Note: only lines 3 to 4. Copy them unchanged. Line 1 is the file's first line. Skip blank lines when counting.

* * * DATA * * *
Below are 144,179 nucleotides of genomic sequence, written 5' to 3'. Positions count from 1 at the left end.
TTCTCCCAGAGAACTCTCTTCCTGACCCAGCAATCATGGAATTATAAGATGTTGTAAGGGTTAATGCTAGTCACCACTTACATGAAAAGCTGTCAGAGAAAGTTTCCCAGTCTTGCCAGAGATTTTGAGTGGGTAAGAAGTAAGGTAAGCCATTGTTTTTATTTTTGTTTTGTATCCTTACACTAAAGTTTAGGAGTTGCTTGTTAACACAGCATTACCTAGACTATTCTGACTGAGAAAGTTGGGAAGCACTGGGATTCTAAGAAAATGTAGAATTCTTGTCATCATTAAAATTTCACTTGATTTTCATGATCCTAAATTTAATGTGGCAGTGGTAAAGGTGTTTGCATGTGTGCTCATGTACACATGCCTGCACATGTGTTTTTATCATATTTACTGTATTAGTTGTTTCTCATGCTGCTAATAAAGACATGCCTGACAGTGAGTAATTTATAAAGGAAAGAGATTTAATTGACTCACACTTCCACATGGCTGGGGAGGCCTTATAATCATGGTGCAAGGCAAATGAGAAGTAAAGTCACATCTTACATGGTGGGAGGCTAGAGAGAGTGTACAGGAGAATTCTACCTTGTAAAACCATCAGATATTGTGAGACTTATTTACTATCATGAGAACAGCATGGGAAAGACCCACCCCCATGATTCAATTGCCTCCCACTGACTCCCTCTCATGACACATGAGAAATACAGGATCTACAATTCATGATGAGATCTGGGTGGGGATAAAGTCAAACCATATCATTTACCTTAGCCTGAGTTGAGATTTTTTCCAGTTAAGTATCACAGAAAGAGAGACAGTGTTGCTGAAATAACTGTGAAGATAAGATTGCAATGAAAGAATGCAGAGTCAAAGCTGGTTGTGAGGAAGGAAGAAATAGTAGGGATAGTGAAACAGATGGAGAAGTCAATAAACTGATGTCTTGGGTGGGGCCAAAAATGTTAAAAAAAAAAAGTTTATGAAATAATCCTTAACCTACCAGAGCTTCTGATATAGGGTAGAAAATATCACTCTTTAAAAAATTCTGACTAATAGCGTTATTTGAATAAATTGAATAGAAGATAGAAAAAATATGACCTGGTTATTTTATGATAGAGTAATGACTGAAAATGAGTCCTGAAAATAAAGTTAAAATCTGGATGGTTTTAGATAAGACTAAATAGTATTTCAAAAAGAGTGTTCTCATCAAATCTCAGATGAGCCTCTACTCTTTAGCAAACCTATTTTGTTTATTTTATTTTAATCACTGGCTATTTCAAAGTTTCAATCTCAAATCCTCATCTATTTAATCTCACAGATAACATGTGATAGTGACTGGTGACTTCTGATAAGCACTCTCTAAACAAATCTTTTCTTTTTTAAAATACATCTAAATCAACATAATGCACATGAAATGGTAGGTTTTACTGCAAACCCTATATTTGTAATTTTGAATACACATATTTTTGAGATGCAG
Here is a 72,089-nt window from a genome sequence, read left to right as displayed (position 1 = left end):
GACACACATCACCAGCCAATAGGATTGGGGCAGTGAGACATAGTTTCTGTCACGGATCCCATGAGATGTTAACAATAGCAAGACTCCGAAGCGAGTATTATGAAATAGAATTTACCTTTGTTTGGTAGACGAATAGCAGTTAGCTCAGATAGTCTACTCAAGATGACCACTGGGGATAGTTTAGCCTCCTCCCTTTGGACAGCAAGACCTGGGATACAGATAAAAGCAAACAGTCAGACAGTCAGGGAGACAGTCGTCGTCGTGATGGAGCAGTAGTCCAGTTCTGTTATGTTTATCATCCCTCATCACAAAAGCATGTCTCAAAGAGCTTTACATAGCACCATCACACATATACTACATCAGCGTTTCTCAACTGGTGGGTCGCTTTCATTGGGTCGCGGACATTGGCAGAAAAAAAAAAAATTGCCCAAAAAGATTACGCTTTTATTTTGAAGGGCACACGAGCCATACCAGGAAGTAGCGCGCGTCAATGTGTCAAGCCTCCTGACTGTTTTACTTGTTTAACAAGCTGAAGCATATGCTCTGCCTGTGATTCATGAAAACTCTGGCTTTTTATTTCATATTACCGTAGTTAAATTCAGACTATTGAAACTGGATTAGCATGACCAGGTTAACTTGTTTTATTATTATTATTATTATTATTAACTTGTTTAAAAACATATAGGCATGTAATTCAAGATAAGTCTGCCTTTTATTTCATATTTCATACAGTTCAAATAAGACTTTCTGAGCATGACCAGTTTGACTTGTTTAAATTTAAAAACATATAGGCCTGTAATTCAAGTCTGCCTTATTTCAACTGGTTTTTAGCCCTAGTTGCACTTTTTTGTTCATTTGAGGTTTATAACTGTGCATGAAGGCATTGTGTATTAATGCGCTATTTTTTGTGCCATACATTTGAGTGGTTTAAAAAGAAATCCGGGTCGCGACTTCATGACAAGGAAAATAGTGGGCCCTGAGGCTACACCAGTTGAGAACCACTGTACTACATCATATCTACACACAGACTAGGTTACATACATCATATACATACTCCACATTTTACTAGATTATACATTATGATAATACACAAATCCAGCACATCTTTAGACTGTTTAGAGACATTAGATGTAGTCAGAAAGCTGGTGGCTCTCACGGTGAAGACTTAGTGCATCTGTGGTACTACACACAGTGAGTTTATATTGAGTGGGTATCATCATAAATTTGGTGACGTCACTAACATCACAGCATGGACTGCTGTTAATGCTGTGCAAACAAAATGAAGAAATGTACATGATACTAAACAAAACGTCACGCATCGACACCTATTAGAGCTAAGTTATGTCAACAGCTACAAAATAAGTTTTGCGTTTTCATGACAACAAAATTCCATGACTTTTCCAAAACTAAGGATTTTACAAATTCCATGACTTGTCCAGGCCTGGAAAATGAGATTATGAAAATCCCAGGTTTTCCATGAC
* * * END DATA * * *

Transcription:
Here is a 72,089-nt window from a genome sequence, read left to right as displayed (position 1 = left end):
GACACACATCACCAGCCAATAGGATTGGGGCAGTGAGACATAGTTTCTGTCACGGATCCCATGAGATGTTAACAATAGCAAGACTCCGAAGCGAGTATTATGAAATAGAATTTACCTTTGTTTGGTAGACGAATAGCAGTTAGCTCAGATAGTCTACTCAAGATGACCACTGGGGATAGTTTAGCCTCCTCCCTTTGGACAGCAAGACCTGGGATACAGATAAAAGCAAACAGTCAGACAGTCAGGGAGACAGTCGTCGTCGTGATGGAGCAGTAGTCCAGTTCTGTTATGTTTATCATCCCTCATCACAAAAGCATGTCTCAAAGAGCTTTACATAGCACCATCACACATATACTACATCAGCGTTTCTCAACTGGTGGGTCGCTTTCATTGGGTCGCGGACATTGGCAGAAAAAAAAAAAATTGCCCAAAAAGATTACGCTTTTATTTTGAAGGGCACACGAGCCATACCAGGAAGTAGCGCGCGTCAATGTGTCAAGCCTCCTGACTGTTTTACTTGTTTAACAAGCTGAAGCATATGCTCTGCCTGTGATTCATGAAAACTCTGGCTTTTTATTTCATATTACCGTAGTTAAATTCAGACTATTGAAACTGGATTAGCATGACCAGGTTAACTTGTTTTATTATTATTATTATTATTATTAACTTGTTTAAAAACATATAGGCATGTAATTCAAGATAAGTCTGCCTTTTATTTCATATTTCATACAGTTCAAATAAGACTTTCTGAGCATGACCAGTTTGACTTGTTTAAATTTAAAAACATATAGGCCTGTAATTCAAGTCTGCCTTATTTCAACTGGTTTTTAGCCCTAGTTGCACTTTTTTGTTCATTTGAGGTTTATAACTGTGCATGAAGGCATTGTGTATTAATGCGCTATTTTTTGTGCCATACATTTGAGTGGTTTAAAAAGAAATCCGGGTCGCGACTTCATGACAAGGAAAATAGTGGGCCCTGAGGCTACACCAGTTGAGAACCACTGTACTACATCATATCTACACACAGACTAGGTTACATACATCATATACATACTCCACATTTTACTAGATTATACATTATGATAATACACAAATCCAGCACATCTTTAGACTGTTTAGAGACATTAGATGTAGTCAGAAAGCTGGTGGCTCTCACGGTGAAGACTTAGTGCATCTGTGGTACTACACACAGTGAGTTTATATTGAGTGGGTATCATCATAAATTTGGTGACGTCACTAACATCACAGCATGGACTGCTGTTAATGCTGTGCAAACAAAATGAAGAAATGTACATGATACTAAACAAAACGTCACGCATCGACACCTATTAGAGCTAAGTTATGTCAACAGCTACAAAATAAGTTTTGCGTTTTCATGACAACAAAATTCCATGACTTTTCCAAAACTAAGGATTTTACAAATTCCATGACTTGTCCAGGCCTGGAAAATGAGATTATGAAAATCCCAGGTTTTCCATGAC